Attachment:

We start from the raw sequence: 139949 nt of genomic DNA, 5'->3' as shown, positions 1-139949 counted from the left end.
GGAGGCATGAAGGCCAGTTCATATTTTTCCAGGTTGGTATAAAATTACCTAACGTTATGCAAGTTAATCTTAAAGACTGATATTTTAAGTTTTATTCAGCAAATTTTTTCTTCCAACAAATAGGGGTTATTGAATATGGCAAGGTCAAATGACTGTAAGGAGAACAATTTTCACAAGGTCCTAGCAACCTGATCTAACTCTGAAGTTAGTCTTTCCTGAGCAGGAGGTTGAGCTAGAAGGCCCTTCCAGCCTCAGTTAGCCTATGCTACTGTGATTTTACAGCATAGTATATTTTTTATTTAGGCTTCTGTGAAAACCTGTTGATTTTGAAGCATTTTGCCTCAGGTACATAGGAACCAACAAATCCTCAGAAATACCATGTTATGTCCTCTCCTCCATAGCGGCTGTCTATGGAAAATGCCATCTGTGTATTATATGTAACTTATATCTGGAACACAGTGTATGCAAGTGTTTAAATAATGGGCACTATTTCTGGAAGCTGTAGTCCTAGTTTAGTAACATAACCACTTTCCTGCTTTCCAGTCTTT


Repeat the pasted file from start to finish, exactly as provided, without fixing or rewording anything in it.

We start from the raw sequence: 139949 nt of genomic DNA, 5'->3' as shown, positions 1-139949 counted from the left end.
GGAGGCATGAAGGCCAGTTCATATTTTTCCAGGTTGGTATAAAATTACCTAACGTTATGCAAGTTAATCTTAAAGACTGATATTTTAAGTTTTATTCAGCAAATTTTTTCTTCCAACAAATAGGGGTTATTGAATATGGCAAGGTCAAATGACTGTAAGGAGAACAATTTTCACAAGGTCCTAGCAACCTGATCTAACTCTGAAGTTAGTCTTTCCTGAGCAGGAGGTTGAGCTAGAAGGCCCTTCCAGCCTCAGTTAGCCTATGCTACTGTGATTTTACAGCATAGTATATTTTTTATTTAGGCTTCTGTGAAAACCTGTTGATTTTGAAGCATTTTGCCTCAGGTACATAGGAACCAACAAATCCTCAGAAATACCATGTTATGTCCTCTCCTCCATAGCGGCTGTCTATGGAAAATGCCATCTGTGTATTATATGTAACTTATATCTGGAACACAGTGTATGCAAGTGTTTAAATAATGGGCACTATTTCTGGAAGCTGTAGTCCTAGTTTAGTAACATAACCACTTTCCTGCTTTCCAGTCTTT